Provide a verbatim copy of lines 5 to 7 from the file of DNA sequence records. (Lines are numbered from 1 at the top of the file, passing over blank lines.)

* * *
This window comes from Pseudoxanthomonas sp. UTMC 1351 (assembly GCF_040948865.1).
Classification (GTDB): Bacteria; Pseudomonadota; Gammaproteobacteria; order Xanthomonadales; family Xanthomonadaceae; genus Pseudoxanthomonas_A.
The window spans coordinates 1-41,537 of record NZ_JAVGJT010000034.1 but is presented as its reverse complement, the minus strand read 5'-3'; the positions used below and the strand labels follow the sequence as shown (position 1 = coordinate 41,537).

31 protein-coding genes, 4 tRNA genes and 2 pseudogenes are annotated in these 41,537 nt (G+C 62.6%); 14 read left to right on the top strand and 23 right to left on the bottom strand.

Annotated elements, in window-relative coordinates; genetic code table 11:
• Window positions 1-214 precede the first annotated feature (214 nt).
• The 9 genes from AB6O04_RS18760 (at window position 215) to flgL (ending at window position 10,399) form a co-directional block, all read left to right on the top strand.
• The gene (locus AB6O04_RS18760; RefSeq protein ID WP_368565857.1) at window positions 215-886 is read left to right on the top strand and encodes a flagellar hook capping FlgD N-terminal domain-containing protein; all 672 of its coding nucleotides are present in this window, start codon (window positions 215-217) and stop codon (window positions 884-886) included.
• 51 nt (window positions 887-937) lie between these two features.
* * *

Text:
Annotated elements, in window-relative coordinates; genetic code table 11:
• Window positions 1-214 precede the first annotated feature (214 nt).
• The 9 genes from AB6O04_RS18760 (at window position 215) to flgL (ending at window position 10,399) form a co-directional block, all read left to right on the top strand.